What Is the Endgame of ‘The Handmaid’s Tale’ and What Does It Say About Us?

Handmaid's Tale Hulu Elisabeth Moss

Elisabeth Moss in Hulu’s ‘The Handmaid’s Tale.’ George Kraychyk/Hulu

Last week, Hulu renewed The Handmaid’s Tale for a third season as its second—which picks up after the source material of Margaret Atwood’s acclaimed novel ends—continues to roll out its early episodes. That Hulu wants to keep The Handmaid’s Tale around for an extended period of time is no surprise. The company has become the fastest-growing streamer in the United States on the back of the show’s all-encompassing success.

But the idea of The Handmaid’s Tale as a multi-season story that continues forward indefinitely is not one that I had considered.

Advancing beyond the words of iconic original texts has often been compared to performing acrobatics without a safety net. Recent small screen examples of this have have been executed to varying degrees of success.

The Leftovers transformed from a turgid wallow in misery into the best show on television when it progressed beyond Tom Perotta’s novel of the same name, while Game of Thrones has become more viscerally ambitious but less thoughtful as it surpasses George R.R. Martin’s A Song of Ice and Fire series. Three episodes into The Handmaid’s Tale second season, and the series is just as gripping as ever, so there’s no reason to be worried at the moment.

But what is the endgame for The Handmaid’s Tale? Do we really want this kind of show shooting for the outdated five-season benchmark of success? How do we want it all to end and can we survive until then?

Hulu's 'The Handmaid's Tale'

Hulu’s ‘The Handmaid’s Tale.’ George Kraychyk/Hulu

One obvious consequence of The Handmaid’s Tale‘s enthralling story is that it is not an easy show to watch. Sexual assault and unchecked violence are difficult sells in their own right; when combined with the intense focus and slow burn approach from showrunner Bruce Miller, they become almost unbareable.

To be clear, this is a compliment; the show’s unflinching representation of these tragic real-life horrors and Elisabeth Moss’ unbreakable performance are major reasons why The Handmaid’s Tale may be the pinnacle of peak TV. Its relevancy is potent, but a four-quadrant broad appeal mainstream binge it is not.

At some point, the relentlessness of the series is going to wear audiences down. You can argue that it somewhat already has, as many of the season two reviews published before the premiere highlighted the continued brutality.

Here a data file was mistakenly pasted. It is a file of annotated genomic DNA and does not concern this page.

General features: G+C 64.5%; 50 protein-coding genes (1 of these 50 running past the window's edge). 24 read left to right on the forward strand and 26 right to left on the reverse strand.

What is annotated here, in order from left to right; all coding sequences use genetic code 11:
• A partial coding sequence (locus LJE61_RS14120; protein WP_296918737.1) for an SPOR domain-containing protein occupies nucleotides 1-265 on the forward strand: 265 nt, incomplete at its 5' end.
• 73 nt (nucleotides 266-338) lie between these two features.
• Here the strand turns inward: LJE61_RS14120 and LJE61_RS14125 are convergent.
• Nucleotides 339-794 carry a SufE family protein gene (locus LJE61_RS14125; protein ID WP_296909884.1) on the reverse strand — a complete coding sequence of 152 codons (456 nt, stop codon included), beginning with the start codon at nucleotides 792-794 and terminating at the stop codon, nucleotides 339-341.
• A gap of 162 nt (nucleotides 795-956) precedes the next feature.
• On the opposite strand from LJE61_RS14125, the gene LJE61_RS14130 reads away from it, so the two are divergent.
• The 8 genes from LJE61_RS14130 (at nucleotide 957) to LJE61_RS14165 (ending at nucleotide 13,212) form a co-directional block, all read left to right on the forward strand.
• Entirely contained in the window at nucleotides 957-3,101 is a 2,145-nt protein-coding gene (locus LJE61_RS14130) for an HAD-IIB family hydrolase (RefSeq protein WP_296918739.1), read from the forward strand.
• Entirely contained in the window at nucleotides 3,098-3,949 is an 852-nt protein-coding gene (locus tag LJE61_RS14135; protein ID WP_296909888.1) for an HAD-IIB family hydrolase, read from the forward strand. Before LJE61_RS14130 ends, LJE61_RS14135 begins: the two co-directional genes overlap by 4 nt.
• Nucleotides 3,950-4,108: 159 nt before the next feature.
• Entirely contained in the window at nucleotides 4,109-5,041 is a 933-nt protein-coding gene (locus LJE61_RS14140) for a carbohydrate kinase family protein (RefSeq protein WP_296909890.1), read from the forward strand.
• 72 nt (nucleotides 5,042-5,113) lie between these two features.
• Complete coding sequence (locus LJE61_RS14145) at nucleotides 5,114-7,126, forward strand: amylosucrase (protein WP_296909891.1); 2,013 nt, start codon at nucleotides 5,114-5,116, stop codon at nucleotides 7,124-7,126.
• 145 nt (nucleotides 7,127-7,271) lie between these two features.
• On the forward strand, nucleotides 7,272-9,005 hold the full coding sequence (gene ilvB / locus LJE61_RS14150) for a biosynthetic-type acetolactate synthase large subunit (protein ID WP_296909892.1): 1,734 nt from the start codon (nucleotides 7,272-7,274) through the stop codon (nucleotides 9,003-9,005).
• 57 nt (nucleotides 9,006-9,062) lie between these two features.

With a third season en route and no official end date in sight, do we want The Handmaid’s Tale to continue beating us over the head with misery?

The strategy has worked thus far as Hulu beat Netflix to the punch and claimed streaming’s first ever Best Drama trophies at the Emmys and Golden Globes. But continuing down this path may limit the long-term viability of the series. There’s only so much punishment we can take.

Conversely, even though The Handmaid’s Tale is a tough pill to swallow, do we really want it to change to appease our moods just so it can stay past its prime?

June Osborne is a woman of tremendous internal fortitude and convictions, and I will not be surprised when she eventually gets to dole out a pleasing helping of comeuppance to the many bastards of the show. But it would be disingenuous to the series for her to single-handedly take down Gilead or any other ending that flies in the face of what came before.

I have no idea how long Hulu plans to keep The Handmaid’s Tale on the air, but the further it goes, the greater that degree of difficulty becomes.

Hulu's 'The Handmaid's Tale'

Hulu’s ‘The Handmaid’s Tale.’ George Kraychyk/Hulu)

What do we want from The Handmaid’s Tale in the end?

Are we looking for a happy ending where the bad guys are beaten and order is restored? We all desperately want to see Mrs. Waterford and the Commander get what’s coming to them. We all yearn for the collapse of Gilead and the liberation of its opressed people. While we may get that in some form, the show is about the struggle against these overwhelming forces and not so much about the binary nature of victory and defeat.

If the show maintains its current level of greatness, will that be enough to enable us to stomach the grusomeness? We are lucky to be present for The Handmaid’s Tale which is a treat of excellent drama. There is a universe I can imagine where the TV-viewing world endures its morale-killing spirit as it continues to rack up prestigious awards and honors.

Is either approach right or wrong?

What kind of show The Handmaid’s Tale becomes in future seasons may reflect what kind of audience we are.

What Is the Endgame of ‘The Handmaid’s Tale’ and What Does It Say About Us?